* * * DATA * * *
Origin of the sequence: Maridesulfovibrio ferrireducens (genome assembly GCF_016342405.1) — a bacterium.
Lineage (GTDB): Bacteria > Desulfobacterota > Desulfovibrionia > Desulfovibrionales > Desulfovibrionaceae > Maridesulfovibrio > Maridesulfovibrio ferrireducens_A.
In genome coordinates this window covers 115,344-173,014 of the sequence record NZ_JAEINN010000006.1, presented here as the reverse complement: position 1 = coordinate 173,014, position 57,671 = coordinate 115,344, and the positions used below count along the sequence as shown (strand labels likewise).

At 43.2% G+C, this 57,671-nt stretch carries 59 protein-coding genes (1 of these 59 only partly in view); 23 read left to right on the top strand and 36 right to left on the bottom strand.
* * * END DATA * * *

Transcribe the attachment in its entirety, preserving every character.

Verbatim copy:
Origin of the sequence: Maridesulfovibrio ferrireducens (genome assembly GCF_016342405.1) — a bacterium.
Lineage (GTDB): Bacteria > Desulfobacterota > Desulfovibrionia > Desulfovibrionales > Desulfovibrionaceae > Maridesulfovibrio > Maridesulfovibrio ferrireducens_A.
In genome coordinates this window covers 115,344-173,014 of the sequence record NZ_JAEINN010000006.1, presented here as the reverse complement: position 1 = coordinate 173,014, position 57,671 = coordinate 115,344, and the positions used below count along the sequence as shown (strand labels likewise).

At 43.2% G+C, this 57,671-nt stretch carries 59 protein-coding genes (1 of these 59 only partly in view); 23 read left to right on the top strand and 36 right to left on the bottom strand.